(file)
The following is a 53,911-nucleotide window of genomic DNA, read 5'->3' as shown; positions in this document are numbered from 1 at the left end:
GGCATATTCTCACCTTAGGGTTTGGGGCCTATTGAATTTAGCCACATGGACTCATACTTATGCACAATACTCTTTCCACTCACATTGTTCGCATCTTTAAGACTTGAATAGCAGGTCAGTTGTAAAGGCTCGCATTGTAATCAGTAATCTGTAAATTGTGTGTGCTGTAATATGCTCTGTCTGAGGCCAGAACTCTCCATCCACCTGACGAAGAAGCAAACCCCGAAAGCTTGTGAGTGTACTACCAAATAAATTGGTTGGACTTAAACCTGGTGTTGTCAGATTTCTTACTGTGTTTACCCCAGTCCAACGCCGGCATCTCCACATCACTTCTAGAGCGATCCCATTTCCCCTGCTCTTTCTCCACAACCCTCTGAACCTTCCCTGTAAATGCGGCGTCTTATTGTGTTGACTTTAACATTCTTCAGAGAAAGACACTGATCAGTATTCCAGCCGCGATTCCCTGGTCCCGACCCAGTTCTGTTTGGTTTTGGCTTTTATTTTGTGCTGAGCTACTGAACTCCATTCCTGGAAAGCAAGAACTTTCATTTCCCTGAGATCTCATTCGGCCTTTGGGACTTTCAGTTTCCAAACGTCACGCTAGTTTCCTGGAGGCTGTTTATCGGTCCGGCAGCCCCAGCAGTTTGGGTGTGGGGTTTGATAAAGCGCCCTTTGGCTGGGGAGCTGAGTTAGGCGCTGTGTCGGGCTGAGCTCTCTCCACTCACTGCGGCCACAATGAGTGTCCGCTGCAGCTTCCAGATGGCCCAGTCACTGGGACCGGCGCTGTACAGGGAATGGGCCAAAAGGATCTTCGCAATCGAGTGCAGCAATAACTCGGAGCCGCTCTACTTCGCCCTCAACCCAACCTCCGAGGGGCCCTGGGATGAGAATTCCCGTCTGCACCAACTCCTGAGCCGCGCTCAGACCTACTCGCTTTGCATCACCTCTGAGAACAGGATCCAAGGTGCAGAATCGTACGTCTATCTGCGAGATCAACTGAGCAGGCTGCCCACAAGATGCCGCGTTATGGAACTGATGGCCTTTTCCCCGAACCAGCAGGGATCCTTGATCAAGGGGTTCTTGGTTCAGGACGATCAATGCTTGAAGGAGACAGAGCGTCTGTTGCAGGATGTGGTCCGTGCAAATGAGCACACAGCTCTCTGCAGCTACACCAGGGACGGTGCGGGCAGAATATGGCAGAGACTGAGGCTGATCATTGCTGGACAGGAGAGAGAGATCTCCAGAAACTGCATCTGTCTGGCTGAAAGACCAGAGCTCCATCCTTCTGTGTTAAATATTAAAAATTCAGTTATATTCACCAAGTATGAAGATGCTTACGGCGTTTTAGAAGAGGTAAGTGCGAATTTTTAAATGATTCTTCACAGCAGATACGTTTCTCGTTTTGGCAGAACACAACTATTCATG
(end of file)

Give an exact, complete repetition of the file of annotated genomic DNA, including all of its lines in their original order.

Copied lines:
The following is a 53,911-nucleotide window of genomic DNA, read 5'->3' as shown; positions in this document are numbered from 1 at the left end:
GGCATATTCTCACCTTAGGGTTTGGGGCCTATTGAATTTAGCCACATGGACTCATACTTATGCACAATACTCTTTCCACTCACATTGTTCGCATCTTTAAGACTTGAATAGCAGGTCAGTTGTAAAGGCTCGCATTGTAATCAGTAATCTGTAAATTGTGTGTGCTGTAATATGCTCTGTCTGAGGCCAGAACTCTCCATCCACCTGACGAAGAAGCAAACCCCGAAAGCTTGTGAGTGTACTACCAAATAAATTGGTTGGACTTAAACCTGGTGTTGTCAGATTTCTTACTGTGTTTACCCCAGTCCAACGCCGGCATCTCCACATCACTTCTAGAGCGATCCCATTTCCCCTGCTCTTTCTCCACAACCCTCTGAACCTTCCCTGTAAATGCGGCGTCTTATTGTGTTGACTTTAACATTCTTCAGAGAAAGACACTGATCAGTATTCCAGCCGCGATTCCCTGGTCCCGACCCAGTTCTGTTTGGTTTTGGCTTTTATTTTGTGCTGAGCTACTGAACTCCATTCCTGGAAAGCAAGAACTTTCATTTCCCTGAGATCTCATTCGGCCTTTGGGACTTTCAGTTTCCAAACGTCACGCTAGTTTCCTGGAGGCTGTTTATCGGTCCGGCAGCCCCAGCAGTTTGGGTGTGGGGTTTGATAAAGCGCCCTTTGGCTGGGGAGCTGAGTTAGGCGCTGTGTCGGGCTGAGCTCTCTCCACTCACTGCGGCCACAATGAGTGTCCGCTGCAGCTTCCAGATGGCCCAGTCACTGGGACCGGCGCTGTACAGGGAATGGGCCAAAAGGATCTTCGCAATCGAGTGCAGCAATAACTCGGAGCCGCTCTACTTCGCCCTCAACCCAACCTCCGAGGGGCCCTGGGATGAGAATTCCCGTCTGCACCAACTCCTGAGCCGCGCTCAGACCTACTCGCTTTGCATCACCTCTGAGAACAGGATCCAAGGTGCAGAATCGTACGTCTATCTGCGAGATCAACTGAGCAGGCTGCCCACAAGATGCCGCGTTATGGAACTGATGGCCTTTTCCCCGAACCAGCAGGGATCCTTGATCAAGGGGTTCTTGGTTCAGGACGATCAATGCTTGAAGGAGACAGAGCGTCTGTTGCAGGATGTGGTCCGTGCAAATGAGCACACAGCTCTCTGCAGCTACACCAGGGACGGTGCGGGCAGAATATGGCAGAGACTGAGGCTGATCATTGCTGGACAGGAGAGAGAGATCTCCAGAAACTGCATCTGTCTGGCTGAAAGACCAGAGCTCCATCCTTCTGTGTTAAATATTAAAAATTCAGTTATATTCACCAAGTATGAAGATGCTTACGGCGTTTTAGAAGAGGTAAGTGCGAATTTTTAAATGATTCTTCACAGCAGATACGTTTCTCGTTTTGGCAGAACACAACTATTCATG